The Legends of Ska film is progressing very nicely. To use a football analogy, (since today is Super Bowl Sunday) we are approaching the “Red Zone” and the film will be completed this year during Jamaica’s 50th anniversary celebrations. Watch for it at a film festival near you later this Fall, Winter or next Spring. You will be notified of our game plan. For regular updates, please visit our Facebook page, Twitter (@LegendsofSka) or web site (www.legendsofska.com). Your generous support has made it all possible. On a sad note, I regret to report that a dynamic Legends of Ska artist recently passed away. One of the early original Jamaican sound system deejays from the 1950s, Mr. Winston Sparks (aka King Stitt) died at his home last Tuesday in Kingston on January 31. He is survived by his daughter, Beverly. King Stitt was a true pioneer on the turntable & microphone during the pre-ska days, while always being a loyal friend and colleague of his boss, Sir Coxson Dodd of Studio One. Stitchie did a wonderful job toasting both nights of the Legends of Ska concerts in Toronto. He will forever be missed, but never forgotten.
Derrick, obviously upset, warned Buster that if he released the song, he (Derrick) would compose and release one with the words “Buster while you were at sea, I was along with B (Blossom – his wife) and all your children have the mark of this blackhead Chineyman”. On hearing this, Buster relented. Both sides came to a settlement and the musical war ended.
After a horrible last year for him (he was both shot and stabbed within two months), Winston Riley has passed away on January 19th. Just like all those other murdered Reggae legends, he won’t be forgotten.
Kurt Riley told the Observer this morning that his father’s grieving relatives could not figure out a motive behind the attempts on his father’s life. “Unfortunately Daddy didn’t wake up so we could talk to him to find out if there was something he was not telling us. He was a straightforward man, who was allergic to hypocrisy,” he said.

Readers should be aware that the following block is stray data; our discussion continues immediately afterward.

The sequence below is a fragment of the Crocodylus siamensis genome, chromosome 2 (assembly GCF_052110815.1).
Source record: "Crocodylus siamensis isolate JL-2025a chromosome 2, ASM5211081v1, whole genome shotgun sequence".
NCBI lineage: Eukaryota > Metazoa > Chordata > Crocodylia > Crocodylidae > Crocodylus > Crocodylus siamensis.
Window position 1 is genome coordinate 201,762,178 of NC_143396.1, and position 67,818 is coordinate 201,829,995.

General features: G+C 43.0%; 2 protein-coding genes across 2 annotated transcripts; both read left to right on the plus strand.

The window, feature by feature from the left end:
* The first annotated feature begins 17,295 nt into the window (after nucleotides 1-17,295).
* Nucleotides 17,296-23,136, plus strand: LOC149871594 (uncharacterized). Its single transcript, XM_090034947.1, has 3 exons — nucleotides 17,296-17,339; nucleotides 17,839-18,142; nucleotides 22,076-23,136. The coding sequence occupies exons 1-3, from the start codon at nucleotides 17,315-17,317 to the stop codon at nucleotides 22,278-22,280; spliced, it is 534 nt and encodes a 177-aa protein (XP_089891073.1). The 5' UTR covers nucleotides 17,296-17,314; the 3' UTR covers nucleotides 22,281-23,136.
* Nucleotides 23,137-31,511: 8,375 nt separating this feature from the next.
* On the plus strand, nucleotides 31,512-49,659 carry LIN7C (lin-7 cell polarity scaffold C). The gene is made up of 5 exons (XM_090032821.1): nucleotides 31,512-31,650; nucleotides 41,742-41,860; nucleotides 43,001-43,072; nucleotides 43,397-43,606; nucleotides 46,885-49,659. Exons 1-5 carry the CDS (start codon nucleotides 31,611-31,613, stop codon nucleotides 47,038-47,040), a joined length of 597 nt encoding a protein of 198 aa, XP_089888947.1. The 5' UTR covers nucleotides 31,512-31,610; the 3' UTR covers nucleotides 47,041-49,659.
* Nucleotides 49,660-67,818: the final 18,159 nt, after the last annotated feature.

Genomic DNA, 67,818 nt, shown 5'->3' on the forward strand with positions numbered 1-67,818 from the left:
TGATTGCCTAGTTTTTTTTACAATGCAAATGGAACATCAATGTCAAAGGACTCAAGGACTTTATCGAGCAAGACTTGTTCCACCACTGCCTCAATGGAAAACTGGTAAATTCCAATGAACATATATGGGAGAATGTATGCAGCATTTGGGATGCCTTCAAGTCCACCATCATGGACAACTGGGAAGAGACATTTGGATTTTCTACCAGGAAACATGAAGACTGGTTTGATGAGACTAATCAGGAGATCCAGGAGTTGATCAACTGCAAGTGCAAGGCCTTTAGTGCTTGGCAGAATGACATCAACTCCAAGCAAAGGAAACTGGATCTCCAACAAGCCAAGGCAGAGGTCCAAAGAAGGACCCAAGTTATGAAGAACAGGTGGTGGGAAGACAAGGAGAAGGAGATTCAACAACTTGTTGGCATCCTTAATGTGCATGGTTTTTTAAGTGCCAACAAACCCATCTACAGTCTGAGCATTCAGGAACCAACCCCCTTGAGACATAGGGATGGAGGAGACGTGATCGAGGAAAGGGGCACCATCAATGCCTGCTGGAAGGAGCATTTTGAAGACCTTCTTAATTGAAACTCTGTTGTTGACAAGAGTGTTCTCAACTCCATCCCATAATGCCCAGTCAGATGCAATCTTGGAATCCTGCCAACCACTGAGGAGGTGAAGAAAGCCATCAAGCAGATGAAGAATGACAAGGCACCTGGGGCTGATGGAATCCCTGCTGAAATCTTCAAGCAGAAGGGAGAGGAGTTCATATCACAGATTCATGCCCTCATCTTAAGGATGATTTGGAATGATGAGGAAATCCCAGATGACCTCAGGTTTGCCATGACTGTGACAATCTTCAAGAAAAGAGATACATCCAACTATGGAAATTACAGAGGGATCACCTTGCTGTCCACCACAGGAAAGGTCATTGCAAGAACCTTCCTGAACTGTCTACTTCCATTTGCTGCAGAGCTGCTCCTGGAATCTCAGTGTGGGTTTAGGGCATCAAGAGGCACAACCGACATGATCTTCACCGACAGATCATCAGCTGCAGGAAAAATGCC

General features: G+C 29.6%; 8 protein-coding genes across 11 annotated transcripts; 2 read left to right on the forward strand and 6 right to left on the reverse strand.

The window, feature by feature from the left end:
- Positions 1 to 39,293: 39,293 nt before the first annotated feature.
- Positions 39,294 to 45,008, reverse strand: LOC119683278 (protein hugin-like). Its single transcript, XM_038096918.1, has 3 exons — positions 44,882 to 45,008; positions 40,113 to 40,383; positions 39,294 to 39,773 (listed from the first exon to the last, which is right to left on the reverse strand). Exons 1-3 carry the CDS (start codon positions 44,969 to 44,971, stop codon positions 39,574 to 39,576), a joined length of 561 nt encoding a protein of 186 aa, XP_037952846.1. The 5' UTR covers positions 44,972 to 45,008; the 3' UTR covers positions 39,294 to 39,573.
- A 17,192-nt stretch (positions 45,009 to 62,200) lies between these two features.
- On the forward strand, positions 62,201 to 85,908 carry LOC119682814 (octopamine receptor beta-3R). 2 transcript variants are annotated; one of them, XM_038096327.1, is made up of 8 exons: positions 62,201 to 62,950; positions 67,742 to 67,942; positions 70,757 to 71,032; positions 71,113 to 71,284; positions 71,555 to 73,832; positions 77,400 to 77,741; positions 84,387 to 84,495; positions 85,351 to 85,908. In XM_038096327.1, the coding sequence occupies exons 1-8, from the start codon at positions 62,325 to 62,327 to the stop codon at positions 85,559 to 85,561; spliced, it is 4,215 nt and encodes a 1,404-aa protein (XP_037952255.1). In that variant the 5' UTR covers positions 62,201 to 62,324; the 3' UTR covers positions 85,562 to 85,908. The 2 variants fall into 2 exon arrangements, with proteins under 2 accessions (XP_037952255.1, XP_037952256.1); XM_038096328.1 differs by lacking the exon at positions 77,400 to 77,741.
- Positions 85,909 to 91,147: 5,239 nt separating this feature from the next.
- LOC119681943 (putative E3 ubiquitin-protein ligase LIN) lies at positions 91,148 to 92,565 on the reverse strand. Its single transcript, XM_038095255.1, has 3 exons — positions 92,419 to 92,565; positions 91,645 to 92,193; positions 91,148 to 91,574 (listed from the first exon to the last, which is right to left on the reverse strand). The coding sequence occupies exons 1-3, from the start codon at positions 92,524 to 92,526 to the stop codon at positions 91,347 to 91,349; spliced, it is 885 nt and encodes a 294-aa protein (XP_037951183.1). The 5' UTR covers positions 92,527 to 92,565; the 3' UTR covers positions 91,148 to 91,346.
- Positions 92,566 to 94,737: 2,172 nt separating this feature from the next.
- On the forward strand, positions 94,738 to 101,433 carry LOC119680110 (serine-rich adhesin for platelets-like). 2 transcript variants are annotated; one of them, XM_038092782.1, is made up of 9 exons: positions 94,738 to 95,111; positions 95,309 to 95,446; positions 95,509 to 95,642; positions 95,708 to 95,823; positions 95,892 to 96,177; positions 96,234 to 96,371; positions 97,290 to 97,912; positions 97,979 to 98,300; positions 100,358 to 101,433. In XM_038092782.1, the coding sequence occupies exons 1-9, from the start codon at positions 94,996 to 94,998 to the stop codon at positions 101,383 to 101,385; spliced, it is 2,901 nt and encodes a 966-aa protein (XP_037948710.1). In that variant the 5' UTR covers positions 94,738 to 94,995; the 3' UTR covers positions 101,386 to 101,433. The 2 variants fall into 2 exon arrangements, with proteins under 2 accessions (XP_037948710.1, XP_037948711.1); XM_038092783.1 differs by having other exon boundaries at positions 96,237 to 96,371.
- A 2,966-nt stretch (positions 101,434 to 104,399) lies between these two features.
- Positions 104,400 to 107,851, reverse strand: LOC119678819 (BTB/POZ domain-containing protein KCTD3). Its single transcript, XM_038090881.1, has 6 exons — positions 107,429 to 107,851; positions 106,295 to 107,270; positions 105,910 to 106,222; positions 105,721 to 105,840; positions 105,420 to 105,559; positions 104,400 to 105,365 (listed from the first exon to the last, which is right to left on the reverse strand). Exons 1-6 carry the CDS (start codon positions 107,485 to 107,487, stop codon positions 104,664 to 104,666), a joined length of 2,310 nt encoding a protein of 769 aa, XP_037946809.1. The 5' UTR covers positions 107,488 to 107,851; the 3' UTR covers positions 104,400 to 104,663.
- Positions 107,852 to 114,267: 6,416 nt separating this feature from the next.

“It’s been a rough, tough job standing up as a woman in this business, that’s why my album before Land of Love I chose to call Indomitable, which means not easily discouraged or defeated. My views on women in reggae are positive; most of the new or upcoming female singers in reggae started out singing my songs before doing their own originals. I feel very good about that; to know that I have influenced my people positively.”
Great little piece on legendary Reggae producer Vincent Chin in today’s Gleaner.
Chin acquired the name Randy’s from a United States (US) late night radio show entitled Randy’s Record Shop, which was sponsored by a US record shop of the same name. Vincent, a keen listener to that programme, was thrilled by it, to the extent that he named his record shop and record label after it. Soon after, he ventured into the areas of producing recordings for prospective artistes.
Totally amazing documentary. A real must see! When it comes to vintage footage this is easily the single best documentary about Jamaican music I have ever seen. Definetly worth buying (here, e.g.) and I have no idea why it’s not more famous.
“Reggae: The Story of Jamaican Music” was an impressive documentary made by director Mike Connolly for the BBC. It was originally shown in 2002 and the documentary traces the evolution of Reggae Music from Mento and Ska, all the way up to Roots, Dub, and Dancehall. [...] The documentary has been hard to find in recent years, and doesn’t get too many repeats, so it was with great pleasure that we found it had been made available to watch online.
“The red white and blue chic is the perfect accessory to the white power sticker the young lads wear on their parkas down at the Bridgehouse in the East End on a Friday night. Mod is white historical romance. It is the disco before the pollution of minorities. It is the high street before the smell of Asian food.” by Ian Walker HistoryIsMadeAtNight